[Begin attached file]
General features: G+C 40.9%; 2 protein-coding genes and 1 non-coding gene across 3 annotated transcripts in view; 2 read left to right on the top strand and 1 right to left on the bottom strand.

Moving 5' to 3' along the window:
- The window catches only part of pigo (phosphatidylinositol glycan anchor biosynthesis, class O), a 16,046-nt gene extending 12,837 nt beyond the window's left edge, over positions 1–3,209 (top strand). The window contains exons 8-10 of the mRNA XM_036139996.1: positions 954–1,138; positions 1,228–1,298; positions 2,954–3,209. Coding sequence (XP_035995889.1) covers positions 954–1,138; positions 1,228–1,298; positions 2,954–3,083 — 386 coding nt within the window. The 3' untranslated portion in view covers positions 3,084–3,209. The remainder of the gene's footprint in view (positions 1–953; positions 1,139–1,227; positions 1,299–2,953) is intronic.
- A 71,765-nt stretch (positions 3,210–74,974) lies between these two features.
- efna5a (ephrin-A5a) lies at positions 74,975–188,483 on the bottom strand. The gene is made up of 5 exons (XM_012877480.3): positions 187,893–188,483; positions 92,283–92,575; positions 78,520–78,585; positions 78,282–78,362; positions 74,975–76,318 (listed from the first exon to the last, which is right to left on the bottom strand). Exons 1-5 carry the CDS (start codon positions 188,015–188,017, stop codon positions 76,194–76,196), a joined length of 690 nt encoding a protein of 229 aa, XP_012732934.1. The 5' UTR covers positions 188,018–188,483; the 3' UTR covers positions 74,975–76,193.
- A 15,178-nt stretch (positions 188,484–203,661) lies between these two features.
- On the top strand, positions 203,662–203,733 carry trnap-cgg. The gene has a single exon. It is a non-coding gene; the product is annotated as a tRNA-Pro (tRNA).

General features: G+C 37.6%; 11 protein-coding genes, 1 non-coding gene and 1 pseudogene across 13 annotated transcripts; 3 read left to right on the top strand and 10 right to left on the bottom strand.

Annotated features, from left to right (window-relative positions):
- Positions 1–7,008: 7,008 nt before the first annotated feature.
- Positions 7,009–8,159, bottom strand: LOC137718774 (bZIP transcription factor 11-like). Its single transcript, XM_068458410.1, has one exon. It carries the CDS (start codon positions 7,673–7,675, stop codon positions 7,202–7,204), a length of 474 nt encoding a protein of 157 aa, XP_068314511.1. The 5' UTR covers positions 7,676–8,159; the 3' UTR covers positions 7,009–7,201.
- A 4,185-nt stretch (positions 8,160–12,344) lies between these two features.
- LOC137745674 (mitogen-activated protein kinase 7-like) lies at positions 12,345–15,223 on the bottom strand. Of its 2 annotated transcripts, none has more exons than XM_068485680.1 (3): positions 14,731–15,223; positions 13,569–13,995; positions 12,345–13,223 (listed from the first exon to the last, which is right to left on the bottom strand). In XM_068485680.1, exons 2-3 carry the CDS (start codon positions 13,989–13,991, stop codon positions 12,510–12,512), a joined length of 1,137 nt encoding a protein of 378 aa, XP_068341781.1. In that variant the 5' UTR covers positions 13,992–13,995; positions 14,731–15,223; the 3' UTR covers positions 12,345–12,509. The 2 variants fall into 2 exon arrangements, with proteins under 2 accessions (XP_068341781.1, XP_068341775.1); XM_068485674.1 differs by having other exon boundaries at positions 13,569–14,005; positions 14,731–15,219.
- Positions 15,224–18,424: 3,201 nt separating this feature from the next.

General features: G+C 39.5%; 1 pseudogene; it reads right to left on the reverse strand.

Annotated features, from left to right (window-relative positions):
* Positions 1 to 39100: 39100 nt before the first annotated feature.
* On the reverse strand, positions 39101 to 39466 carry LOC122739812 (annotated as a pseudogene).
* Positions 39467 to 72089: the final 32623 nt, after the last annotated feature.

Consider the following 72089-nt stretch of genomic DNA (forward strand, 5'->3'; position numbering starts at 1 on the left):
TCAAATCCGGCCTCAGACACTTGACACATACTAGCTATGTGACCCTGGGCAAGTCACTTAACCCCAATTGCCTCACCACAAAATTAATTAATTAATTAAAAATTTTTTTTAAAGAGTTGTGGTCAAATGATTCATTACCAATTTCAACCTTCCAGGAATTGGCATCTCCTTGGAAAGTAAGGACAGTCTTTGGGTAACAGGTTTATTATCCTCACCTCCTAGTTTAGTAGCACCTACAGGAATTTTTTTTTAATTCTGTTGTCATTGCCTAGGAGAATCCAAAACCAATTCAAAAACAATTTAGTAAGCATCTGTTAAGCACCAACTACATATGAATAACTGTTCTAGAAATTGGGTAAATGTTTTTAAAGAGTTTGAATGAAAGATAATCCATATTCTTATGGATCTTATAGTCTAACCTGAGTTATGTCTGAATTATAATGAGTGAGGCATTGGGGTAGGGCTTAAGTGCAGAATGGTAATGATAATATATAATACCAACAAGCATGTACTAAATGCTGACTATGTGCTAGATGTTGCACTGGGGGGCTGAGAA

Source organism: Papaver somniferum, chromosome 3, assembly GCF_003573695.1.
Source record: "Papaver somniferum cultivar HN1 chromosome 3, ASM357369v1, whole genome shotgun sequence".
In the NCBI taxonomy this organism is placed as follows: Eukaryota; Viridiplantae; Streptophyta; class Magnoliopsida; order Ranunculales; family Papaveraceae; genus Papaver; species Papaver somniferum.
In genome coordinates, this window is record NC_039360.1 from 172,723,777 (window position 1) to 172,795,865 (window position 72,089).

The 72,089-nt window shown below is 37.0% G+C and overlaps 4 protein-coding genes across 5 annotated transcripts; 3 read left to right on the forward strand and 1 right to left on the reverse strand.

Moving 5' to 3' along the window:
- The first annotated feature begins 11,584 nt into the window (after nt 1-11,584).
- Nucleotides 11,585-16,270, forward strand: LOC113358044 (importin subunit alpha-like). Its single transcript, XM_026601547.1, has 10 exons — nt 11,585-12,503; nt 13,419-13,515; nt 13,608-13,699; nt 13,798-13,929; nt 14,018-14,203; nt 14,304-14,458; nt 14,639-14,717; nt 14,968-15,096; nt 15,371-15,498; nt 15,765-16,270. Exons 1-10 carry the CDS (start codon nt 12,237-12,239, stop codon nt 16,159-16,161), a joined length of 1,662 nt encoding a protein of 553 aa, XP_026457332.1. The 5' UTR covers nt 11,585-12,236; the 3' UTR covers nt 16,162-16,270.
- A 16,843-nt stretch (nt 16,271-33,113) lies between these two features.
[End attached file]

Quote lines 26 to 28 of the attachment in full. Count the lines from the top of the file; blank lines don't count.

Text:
The 72,089-nt window shown below is 37.0% G+C and overlaps 4 protein-coding genes across 5 annotated transcripts; 3 read left to right on the forward strand and 1 right to left on the reverse strand.

Moving 5' to 3' along the window:
- The first annotated feature begins 11,584 nt into the window (after nt 1-11,584).